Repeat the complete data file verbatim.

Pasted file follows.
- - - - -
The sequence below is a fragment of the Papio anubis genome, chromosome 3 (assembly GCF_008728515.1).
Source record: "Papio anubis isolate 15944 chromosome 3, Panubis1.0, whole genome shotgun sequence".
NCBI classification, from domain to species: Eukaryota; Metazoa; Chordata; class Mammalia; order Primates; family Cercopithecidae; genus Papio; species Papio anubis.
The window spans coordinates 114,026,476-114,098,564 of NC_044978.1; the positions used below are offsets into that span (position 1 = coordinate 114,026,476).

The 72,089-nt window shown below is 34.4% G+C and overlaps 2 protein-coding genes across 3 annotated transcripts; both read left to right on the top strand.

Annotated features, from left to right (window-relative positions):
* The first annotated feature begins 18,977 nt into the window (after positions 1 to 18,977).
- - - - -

The sequence below is a fragment of the Papio anubis genome, chromosome 3 (assembly GCF_008728515.1).
Source record: "Papio anubis isolate 15944 chromosome 3, Panubis1.0, whole genome shotgun sequence".
NCBI classification, from domain to species: Eukaryota; Metazoa; Chordata; class Mammalia; order Primates; family Cercopithecidae; genus Papio; species Papio anubis.
The window spans coordinates 114,026,476-114,098,564 of NC_044978.1; the positions used below are offsets into that span (position 1 = coordinate 114,026,476).

The 72,089-nt window shown below is 34.4% G+C and overlaps 2 protein-coding genes across 3 annotated transcripts; both read left to right on the top strand.

Annotated features, from left to right (window-relative positions):
* The first annotated feature begins 18,977 nt into the window (after positions 1 to 18,977).